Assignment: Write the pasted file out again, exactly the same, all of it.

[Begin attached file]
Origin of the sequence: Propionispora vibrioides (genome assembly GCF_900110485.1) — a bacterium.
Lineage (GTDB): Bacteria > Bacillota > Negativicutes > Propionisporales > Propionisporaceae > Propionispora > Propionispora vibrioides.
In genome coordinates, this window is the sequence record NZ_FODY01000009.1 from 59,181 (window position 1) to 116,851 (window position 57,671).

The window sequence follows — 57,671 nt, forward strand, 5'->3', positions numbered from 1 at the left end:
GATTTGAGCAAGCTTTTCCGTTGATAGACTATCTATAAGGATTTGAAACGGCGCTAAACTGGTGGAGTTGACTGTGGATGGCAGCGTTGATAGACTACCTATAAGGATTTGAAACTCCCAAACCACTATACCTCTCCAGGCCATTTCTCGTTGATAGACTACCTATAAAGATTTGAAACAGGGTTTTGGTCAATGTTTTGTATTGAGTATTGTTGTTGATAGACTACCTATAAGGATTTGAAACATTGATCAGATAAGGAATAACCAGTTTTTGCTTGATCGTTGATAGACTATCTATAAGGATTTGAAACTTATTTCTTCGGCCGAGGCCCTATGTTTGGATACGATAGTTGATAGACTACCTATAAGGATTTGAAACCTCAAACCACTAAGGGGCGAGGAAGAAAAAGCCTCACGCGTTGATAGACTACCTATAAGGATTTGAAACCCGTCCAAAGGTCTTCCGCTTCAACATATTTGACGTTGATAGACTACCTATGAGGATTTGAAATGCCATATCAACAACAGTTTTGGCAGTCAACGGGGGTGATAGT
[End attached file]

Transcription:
Origin of the sequence: Propionispora vibrioides (genome assembly GCF_900110485.1) — a bacterium.
Lineage (GTDB): Bacteria > Bacillota > Negativicutes > Propionisporales > Propionisporaceae > Propionispora > Propionispora vibrioides.
In genome coordinates, this window is the sequence record NZ_FODY01000009.1 from 59,181 (window position 1) to 116,851 (window position 57,671).

The window sequence follows — 57,671 nt, forward strand, 5'->3', positions numbered from 1 at the left end:
GATTTGAGCAAGCTTTTCCGTTGATAGACTATCTATAAGGATTTGAAACGGCGCTAAACTGGTGGAGTTGACTGTGGATGGCAGCGTTGATAGACTACCTATAAGGATTTGAAACTCCCAAACCACTATACCTCTCCAGGCCATTTCTCGTTGATAGACTACCTATAAAGATTTGAAACAGGGTTTTGGTCAATGTTTTGTATTGAGTATTGTTGTTGATAGACTACCTATAAGGATTTGAAACATTGATCAGATAAGGAATAACCAGTTTTTGCTTGATCGTTGATAGACTATCTATAAGGATTTGAAACTTATTTCTTCGGCCGAGGCCCTATGTTTGGATACGATAGTTGATAGACTACCTATAAGGATTTGAAACCTCAAACCACTAAGGGGCGAGGAAGAAAAAGCCTCACGCGTTGATAGACTACCTATAAGGATTTGAAACCCGTCCAAAGGTCTTCCGCTTCAACATATTTGACGTTGATAGACTACCTATGAGGATTTGAAATGCCATATCAACAACAGTTTTGGCAGTCAACGGGGGTGATAGT